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Joined: Sun Mar 30, 2008 5:00 pm

Re: Introduction

Postby ncrawshaw » Fri Dec 14, 2012 9:31 pm

The first thing I got was the Land Rover. We have 13 acres about 6 miles from home and burn loads of wood at home as the woodburner provides hot water and central heating. I got an old pick-up, diesel, not turbocharged, cheap, slow and never gets stuck! It costs me about £1,000 a year to run, including tax, insurance, MOT and fuel - I do my own servicing. Chainsaws cost money, not worth getting the cheapest you can find. I have a Stihl and a Makita. The Makita is an excellent machine. If you're doing a lot of work buy chain oil in 25 litre drums - cheaper and it doesn't go off. I have insurance, £188 a year. Not sure if its worth it but we do have a few visitors, some of whom help me out and I don't want to suffer the financial penalties of a tree falling on them! Odd tools, petrol etc all cost, but you can make most of that back if you sell a few loads of logs. All the best, hope this helps.
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Joined: Tue Jan 13, 2009 10:01 pm

Re: Introduction

Postby splodger » Sat Dec 15, 2012 9:29 am

i realise that you are really keen to get a patch of wood to play in ratcatcher - but don't rush into it - do your research and only buy a patch that meets your needs fully - don't get stuck with a lump that you can't fully utilise ;)

it goes without saying - but access is a key requirement for a woodland owner - i would avoid shared access as it can be extremely problematic

you've already discovered that covenants / restrictions are going to be less than ideal for you / your pursuits - so again it may be best to avoid land that has any of these ;)

before you start thinking about shelters etc - take your time - and find that perfect patch - for you

good luck in your search :D
Posts: 302
Joined: Tue Jul 20, 2010 2:50 pm

Re: Introduction

Postby splodger » Sat Dec 15, 2012 3:01 pm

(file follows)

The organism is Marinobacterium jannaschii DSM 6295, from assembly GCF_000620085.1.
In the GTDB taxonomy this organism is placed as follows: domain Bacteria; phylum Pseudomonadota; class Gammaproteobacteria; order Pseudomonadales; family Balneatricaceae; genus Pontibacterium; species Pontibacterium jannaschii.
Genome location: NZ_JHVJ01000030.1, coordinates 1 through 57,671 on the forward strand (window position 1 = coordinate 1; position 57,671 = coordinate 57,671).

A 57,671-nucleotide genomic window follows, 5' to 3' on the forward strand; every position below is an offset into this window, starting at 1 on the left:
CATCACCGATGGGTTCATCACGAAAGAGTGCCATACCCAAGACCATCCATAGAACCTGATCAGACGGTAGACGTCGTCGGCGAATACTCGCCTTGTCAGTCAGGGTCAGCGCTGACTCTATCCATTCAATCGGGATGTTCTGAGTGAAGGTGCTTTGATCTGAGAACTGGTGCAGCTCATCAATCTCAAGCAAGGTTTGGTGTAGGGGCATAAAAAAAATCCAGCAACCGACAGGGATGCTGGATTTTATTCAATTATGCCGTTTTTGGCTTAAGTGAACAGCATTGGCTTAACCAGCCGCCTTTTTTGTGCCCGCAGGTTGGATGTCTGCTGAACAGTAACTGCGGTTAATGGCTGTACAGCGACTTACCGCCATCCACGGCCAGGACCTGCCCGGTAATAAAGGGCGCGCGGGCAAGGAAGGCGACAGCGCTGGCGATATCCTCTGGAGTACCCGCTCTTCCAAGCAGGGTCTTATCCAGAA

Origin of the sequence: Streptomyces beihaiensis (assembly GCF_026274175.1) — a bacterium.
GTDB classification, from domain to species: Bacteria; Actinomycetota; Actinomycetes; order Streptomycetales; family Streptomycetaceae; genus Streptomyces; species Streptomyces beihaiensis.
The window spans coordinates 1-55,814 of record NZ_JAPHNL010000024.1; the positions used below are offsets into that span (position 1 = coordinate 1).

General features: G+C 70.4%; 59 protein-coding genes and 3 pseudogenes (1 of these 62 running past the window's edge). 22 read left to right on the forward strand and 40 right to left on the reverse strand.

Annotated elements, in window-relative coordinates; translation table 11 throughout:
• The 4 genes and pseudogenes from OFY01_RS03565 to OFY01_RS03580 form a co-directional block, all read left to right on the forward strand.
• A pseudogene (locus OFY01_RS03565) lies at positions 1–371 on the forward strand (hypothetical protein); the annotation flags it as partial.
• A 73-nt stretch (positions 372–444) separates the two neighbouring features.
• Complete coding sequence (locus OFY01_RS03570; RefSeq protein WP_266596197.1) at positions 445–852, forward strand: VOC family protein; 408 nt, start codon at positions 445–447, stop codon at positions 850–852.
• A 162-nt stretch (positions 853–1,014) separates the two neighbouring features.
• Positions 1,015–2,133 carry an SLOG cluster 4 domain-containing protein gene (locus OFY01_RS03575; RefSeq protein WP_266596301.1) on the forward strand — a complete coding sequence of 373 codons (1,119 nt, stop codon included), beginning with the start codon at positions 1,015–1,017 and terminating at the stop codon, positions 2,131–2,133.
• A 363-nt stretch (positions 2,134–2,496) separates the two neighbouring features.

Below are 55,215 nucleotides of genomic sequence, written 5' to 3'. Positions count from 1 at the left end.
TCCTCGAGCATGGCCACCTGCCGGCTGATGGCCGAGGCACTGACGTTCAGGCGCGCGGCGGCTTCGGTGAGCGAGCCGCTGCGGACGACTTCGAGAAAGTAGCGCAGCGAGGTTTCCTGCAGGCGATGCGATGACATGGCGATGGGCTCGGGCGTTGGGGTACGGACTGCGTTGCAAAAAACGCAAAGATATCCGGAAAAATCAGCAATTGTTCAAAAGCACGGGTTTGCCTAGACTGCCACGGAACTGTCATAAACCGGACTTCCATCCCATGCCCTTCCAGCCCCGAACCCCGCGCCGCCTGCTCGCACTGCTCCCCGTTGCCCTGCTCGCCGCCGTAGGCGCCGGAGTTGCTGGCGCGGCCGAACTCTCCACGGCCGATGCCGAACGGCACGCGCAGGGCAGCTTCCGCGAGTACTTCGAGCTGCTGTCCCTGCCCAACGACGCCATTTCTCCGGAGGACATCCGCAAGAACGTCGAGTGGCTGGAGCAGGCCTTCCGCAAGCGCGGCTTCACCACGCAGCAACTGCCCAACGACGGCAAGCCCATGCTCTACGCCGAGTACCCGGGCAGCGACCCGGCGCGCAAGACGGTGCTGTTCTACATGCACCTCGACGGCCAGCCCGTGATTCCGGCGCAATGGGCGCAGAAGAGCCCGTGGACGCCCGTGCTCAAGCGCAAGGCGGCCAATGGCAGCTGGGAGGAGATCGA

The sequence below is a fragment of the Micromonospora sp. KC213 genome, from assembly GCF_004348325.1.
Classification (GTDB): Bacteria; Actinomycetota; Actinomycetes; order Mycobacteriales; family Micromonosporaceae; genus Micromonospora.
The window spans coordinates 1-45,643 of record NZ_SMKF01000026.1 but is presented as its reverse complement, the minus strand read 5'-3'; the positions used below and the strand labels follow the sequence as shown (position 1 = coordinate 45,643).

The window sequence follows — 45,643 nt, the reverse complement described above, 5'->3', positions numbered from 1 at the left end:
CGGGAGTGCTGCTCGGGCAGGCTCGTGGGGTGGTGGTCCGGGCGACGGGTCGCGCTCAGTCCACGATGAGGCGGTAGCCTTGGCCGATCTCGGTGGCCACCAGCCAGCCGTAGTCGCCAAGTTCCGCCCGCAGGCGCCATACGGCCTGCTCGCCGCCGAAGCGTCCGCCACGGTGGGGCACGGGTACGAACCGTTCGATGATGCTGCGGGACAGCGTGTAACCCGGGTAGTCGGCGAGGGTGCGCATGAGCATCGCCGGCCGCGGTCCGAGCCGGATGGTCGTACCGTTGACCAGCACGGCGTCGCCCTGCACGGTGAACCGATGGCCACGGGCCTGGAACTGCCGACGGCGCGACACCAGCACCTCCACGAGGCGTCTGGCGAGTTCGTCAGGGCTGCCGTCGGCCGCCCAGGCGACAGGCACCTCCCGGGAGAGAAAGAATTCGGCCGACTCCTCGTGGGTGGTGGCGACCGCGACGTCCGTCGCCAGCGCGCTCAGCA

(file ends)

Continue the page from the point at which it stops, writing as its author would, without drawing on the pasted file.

ratcatcher wrote:
what points would you see as problematic with shared access?

well the obvious one is the (fair share of) costs of maintenance and upkeep - it doesn't sound like an issue, but i can assure you (from exp') that it can be a real pain

one persons idea of fair use and wear & tear - might not be yours
an eg. of a possible senario: a tractor will make much more mess than a normal road vehicle or 4wd - where eventually a tractor can make a track impassable for any other vehicle - it may be seen as being of fair use - so the tractor may be able to continue to use that track without additional cost/penalty - but the other "permitted users" may not be able to pass through - unless on foot

ok if you are the tractor owner - not so great if you are not

also getting money out of third parties (for repair costs etc) can sometimes be extremely difficult - say you'd like to put down a firm track using gravel / scalpings etc - you'd think that the other users would be well up for it - until you asked for a contribution to the costs etc - when you want to make any type of improvements - all parties involved would have to agree to it and agree to pay towards it

believe me - imho - sole access is far less complicated, your hands are not tied in any way and you can make as much mess as you like - or keep it as nice as you like - without anybody else sticking their oar in

having said that - if you want to lay a firm based track - you may need permissions from local council ;)